But here's the problem. All the gay content of the first hundred pages of the book treats this with the same seriousness loss by death should in my book be treated. We actually meet someone, a legislative staffer, Andrew, whose partner died suddenly of a heart attack, on about page 106, or so, and he's (at least in my view) trivialized because he's still very very close to his dead partner's parents. Yes, but no. And months later, at the end of the book, Andrew is still celibate because he hasn't found the right guy to have sex with for the first time after his partner's death. So sorry, Mark. That's not exactly the way that works for everybody, or at least it's not how it worked for me.

The interesting part of the book is how and where Joel meets Andrew. And this, as we learned in a previous diary, IS autobiographical with emendations, because Merlis was a health policy analyst in Washington for three decades. As sfbob told us, he was instrumental in the development of the Ryan White Act. The bill they're working on in the book is the opposite of this. One of your basic homophobic Republican senators (who OBVIOUSLY Joel runs into at a gay bar/restaurant at one point in the book) wants to amend the Medicare bill to deny benefits to anyone who at some later date contracts HIV in the name of taking responsibility. We see that the Republicans don't care that there's no cost benefit from the bill, and we see that some Democrats in power (i.e. the chairman of the Senate subcommittee responsible for Medicare) are afraid not to go along with it. In the last meeting we see concerning the bill, Joel gives a brief history of Medicare in our terms:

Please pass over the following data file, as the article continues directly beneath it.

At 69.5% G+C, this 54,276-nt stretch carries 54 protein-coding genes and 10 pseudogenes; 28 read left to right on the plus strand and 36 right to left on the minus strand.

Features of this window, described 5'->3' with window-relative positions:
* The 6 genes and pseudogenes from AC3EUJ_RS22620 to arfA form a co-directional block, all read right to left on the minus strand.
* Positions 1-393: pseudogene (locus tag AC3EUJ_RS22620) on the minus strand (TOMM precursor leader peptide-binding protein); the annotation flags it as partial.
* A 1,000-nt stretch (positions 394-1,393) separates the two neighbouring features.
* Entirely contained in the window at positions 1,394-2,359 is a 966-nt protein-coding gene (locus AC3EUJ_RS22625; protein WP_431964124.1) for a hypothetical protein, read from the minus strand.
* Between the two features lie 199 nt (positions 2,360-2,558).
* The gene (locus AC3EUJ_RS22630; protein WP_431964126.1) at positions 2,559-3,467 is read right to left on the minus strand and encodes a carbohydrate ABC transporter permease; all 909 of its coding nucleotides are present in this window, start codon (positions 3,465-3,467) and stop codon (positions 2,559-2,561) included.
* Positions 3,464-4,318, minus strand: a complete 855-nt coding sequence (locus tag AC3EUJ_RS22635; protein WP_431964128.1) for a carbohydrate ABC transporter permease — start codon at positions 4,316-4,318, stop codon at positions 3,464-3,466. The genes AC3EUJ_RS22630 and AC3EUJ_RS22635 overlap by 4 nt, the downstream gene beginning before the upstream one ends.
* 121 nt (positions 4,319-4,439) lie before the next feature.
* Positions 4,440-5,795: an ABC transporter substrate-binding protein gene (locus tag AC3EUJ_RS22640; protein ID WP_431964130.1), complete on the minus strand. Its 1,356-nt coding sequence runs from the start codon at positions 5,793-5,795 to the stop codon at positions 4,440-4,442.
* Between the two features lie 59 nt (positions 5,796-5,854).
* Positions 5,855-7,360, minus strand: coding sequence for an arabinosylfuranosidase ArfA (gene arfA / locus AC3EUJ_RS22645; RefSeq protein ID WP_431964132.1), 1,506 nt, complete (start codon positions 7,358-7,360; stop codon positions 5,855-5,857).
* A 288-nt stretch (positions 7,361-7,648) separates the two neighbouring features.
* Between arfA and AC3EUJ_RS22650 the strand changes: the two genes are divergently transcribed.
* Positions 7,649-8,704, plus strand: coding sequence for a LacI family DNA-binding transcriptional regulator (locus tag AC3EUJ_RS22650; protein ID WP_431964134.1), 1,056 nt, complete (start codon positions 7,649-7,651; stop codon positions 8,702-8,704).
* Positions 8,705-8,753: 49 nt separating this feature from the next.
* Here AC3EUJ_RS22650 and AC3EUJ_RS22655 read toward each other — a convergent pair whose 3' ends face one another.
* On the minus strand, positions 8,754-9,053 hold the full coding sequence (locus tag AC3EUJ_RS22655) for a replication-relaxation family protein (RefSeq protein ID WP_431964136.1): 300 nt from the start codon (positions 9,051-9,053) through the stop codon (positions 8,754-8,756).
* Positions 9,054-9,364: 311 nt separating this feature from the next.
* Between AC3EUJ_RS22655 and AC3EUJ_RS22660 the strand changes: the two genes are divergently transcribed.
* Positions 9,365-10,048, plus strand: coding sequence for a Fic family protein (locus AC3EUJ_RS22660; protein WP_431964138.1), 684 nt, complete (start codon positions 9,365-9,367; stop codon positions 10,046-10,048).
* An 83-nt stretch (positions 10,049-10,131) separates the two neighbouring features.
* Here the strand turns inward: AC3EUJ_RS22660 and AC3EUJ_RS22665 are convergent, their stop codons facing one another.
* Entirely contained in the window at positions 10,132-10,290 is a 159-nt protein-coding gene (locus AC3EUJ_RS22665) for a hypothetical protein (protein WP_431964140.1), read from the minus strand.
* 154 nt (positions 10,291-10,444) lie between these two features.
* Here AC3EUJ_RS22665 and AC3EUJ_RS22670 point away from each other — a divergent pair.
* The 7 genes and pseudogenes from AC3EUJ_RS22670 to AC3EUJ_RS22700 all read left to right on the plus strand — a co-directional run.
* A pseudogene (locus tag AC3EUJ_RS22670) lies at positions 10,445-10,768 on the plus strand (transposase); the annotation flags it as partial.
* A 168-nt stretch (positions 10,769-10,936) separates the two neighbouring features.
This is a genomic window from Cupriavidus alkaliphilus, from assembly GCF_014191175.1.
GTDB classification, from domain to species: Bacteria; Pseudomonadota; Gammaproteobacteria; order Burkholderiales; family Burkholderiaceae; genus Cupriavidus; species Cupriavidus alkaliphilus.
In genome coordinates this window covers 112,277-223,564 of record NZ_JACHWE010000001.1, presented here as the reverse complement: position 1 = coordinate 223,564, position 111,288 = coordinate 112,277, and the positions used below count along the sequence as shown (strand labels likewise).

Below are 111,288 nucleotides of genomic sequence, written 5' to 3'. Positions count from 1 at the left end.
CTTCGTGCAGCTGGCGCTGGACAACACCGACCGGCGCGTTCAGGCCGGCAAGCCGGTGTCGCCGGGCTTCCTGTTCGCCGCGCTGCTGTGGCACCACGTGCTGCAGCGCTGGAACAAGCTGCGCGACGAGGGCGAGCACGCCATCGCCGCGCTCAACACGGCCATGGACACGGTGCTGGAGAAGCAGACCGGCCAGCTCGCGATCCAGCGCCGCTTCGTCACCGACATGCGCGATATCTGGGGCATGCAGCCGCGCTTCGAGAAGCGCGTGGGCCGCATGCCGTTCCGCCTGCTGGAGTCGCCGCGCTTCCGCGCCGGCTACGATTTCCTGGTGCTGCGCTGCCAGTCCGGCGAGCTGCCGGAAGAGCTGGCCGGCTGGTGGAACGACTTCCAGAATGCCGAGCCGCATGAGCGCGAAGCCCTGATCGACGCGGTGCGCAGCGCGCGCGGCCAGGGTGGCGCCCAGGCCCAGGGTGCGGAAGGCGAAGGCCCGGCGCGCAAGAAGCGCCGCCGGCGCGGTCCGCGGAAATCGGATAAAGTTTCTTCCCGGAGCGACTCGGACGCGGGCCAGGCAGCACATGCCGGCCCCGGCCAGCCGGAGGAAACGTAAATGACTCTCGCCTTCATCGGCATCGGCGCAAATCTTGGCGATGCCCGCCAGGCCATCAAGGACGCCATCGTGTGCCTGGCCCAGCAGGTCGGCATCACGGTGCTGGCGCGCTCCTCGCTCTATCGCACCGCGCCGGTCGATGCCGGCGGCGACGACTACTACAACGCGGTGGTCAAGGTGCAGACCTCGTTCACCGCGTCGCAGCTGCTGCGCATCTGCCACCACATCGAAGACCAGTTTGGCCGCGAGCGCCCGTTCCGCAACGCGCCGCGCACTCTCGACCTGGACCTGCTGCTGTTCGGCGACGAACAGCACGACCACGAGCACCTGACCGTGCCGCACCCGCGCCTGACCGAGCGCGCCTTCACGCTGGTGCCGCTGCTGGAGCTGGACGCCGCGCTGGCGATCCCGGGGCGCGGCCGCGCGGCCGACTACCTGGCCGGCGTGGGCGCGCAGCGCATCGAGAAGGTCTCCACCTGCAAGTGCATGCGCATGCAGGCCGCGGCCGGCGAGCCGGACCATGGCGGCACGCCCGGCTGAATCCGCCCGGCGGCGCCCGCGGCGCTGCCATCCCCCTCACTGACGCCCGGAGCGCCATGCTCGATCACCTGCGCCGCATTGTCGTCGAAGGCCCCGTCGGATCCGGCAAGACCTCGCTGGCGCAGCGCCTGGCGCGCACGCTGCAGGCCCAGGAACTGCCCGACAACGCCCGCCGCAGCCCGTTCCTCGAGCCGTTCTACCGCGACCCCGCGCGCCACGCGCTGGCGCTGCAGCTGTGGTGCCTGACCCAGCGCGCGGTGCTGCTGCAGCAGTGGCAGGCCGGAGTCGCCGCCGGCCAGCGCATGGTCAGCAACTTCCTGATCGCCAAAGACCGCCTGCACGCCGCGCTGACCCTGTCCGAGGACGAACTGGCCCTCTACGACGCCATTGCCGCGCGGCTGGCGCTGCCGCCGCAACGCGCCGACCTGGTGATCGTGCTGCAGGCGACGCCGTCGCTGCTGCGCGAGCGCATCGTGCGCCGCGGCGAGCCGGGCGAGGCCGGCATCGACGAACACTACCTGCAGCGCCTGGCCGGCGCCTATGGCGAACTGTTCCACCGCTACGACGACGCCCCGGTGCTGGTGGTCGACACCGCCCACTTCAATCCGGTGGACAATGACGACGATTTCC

"People had rights. The whole idea of Medicare was that everybody earned it, everybody paid in all their lives and they had a right to it when they needed it." Joel needed a job. It was absolutely time to shut up. "It's the only thing that made us one country. Medicare and Social Security. It said that we were all in this together. And this bill, it . . . it says we weren't. We weren't after all."
And that pretty much makes up for the two spectacularly silly plots he ends the book with. The secondary plot involves Joel's growing involvement with a very attractive black retail worker who has a habit of searching other people's wallets and taking money out of them (and Joel had been warned by one of his friends). The bigger one involved Joel's search, aided by a private detective, for a model who appeared in a Sam's of Santa Fe ad in a magazine called Man About Town in 1964 (if you're my age and you remember, actually Parr's of Arizona in the back of magazines like Esquire) and at the end of the book Joel finds him, thirty years older than he was in the picture. I wasn't suspending disbelief very well for either plot.

So it's not really the work of art, especially since Merlis writes very very very well, and wittily at points. It's me. You might enjoy the book a lot more than I did.

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MON
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And our cupboard is bare again! Take a look at the last list diary I did for LGBT Literature, and if any of the books jump out at you and say "diary me!, please Kosmail Texdude50 or Dave in Northridge to sign up. We love reading other people's diaries about books!

7:01 AM PT: Thanks, Ojibwa!

Originally posted to Readers and Book Lovers on Tue Jul 23, 2013 at 05:00 AM PDT.

Also republished by Progressive Friends of the Library Newsletter.